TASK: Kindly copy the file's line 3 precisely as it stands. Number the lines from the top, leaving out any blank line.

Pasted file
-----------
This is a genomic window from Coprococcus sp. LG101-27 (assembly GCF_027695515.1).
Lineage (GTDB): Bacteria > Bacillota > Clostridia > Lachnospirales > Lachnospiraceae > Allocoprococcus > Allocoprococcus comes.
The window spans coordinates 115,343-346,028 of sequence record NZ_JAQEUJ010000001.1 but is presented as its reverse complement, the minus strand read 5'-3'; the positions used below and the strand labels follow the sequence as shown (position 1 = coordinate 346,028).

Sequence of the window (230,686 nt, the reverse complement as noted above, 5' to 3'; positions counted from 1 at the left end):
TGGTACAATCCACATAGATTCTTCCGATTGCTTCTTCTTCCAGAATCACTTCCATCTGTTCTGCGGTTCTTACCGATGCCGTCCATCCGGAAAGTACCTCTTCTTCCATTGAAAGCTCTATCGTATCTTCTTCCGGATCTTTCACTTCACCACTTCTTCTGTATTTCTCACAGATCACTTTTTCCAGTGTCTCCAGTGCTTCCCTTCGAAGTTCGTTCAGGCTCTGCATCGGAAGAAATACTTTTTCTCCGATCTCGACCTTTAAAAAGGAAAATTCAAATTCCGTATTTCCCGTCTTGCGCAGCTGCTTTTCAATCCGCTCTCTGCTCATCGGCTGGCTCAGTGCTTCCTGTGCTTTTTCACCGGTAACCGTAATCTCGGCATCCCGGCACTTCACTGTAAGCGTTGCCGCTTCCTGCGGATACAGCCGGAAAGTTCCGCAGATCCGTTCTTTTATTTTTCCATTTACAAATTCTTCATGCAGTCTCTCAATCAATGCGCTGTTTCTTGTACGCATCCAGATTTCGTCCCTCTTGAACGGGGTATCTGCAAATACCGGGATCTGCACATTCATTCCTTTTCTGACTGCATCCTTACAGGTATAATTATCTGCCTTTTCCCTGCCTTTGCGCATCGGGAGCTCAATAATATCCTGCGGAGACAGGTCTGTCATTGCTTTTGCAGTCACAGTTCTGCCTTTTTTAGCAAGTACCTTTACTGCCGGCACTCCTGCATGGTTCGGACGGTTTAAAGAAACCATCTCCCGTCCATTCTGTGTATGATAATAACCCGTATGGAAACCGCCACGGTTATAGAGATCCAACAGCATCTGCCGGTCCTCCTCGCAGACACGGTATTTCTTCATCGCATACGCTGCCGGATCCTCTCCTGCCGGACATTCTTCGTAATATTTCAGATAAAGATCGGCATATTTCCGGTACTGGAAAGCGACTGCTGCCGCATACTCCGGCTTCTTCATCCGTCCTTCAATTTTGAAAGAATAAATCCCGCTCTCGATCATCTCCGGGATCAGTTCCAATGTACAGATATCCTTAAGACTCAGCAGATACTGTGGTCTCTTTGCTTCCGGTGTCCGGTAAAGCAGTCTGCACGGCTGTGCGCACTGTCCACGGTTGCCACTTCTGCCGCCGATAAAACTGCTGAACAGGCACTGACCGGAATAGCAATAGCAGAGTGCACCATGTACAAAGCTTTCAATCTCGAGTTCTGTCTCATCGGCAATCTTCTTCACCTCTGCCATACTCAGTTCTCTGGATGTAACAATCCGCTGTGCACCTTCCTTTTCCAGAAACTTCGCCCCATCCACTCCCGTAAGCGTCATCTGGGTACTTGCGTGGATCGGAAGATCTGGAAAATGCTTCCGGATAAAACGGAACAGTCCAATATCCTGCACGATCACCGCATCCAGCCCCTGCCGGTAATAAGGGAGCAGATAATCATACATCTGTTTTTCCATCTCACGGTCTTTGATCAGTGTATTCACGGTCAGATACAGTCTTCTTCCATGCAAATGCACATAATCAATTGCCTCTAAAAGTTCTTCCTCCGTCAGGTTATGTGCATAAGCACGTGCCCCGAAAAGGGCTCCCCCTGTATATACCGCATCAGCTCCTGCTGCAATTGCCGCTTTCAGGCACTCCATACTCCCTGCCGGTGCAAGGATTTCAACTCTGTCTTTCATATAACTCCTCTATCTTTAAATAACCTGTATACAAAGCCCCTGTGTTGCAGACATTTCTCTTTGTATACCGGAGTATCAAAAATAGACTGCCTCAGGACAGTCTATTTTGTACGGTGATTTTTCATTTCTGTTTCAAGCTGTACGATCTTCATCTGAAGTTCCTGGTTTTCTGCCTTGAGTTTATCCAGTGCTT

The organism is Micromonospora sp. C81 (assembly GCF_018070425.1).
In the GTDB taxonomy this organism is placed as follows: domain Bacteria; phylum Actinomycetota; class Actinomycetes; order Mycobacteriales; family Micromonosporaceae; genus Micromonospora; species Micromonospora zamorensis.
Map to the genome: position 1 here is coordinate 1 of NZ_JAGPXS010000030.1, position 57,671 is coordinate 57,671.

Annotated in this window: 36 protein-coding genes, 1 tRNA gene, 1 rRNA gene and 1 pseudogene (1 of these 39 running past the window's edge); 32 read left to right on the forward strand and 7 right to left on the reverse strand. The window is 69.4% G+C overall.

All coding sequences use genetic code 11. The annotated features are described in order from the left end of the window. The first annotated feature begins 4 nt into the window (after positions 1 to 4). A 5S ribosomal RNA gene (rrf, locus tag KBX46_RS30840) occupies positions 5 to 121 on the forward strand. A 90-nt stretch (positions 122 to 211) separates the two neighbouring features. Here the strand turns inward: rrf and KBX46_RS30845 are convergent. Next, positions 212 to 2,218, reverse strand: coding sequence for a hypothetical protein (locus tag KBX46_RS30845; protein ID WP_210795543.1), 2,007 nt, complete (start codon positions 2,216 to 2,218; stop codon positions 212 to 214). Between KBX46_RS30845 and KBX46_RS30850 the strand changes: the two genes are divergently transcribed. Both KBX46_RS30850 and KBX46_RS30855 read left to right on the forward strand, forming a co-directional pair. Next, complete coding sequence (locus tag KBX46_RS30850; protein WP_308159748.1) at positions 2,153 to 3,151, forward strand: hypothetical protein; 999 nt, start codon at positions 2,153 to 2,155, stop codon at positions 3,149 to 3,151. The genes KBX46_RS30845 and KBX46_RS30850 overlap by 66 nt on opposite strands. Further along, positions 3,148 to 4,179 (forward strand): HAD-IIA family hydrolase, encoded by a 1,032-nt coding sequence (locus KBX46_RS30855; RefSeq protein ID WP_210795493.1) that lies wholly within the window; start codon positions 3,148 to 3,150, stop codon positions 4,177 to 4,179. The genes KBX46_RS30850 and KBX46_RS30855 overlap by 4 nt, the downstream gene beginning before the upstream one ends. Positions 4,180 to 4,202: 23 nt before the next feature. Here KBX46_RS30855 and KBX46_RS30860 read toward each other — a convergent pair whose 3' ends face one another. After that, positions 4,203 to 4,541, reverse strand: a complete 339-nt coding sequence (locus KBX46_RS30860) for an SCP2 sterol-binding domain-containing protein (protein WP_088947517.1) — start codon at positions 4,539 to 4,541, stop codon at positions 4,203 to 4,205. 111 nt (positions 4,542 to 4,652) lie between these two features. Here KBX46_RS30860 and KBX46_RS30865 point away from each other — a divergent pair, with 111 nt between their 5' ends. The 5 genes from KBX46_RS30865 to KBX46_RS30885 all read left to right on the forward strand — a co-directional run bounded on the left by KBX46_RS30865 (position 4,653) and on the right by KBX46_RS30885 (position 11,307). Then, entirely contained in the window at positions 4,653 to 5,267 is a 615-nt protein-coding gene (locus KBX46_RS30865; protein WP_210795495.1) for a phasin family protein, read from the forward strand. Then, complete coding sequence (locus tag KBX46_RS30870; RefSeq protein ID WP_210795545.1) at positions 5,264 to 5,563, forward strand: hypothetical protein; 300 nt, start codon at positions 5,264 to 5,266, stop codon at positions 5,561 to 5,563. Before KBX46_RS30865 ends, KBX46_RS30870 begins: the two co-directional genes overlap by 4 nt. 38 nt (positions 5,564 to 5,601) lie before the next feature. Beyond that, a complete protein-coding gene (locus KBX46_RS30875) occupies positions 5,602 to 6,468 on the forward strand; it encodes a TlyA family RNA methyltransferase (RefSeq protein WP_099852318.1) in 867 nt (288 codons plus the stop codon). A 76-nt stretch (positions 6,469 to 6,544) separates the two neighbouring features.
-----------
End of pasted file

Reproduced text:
The window spans coordinates 115,343-346,028 of sequence record NZ_JAQEUJ010000001.1 but is presented as its reverse complement, the minus strand read 5'-3'; the positions used below and the strand labels follow the sequence as shown (position 1 = coordinate 346,028).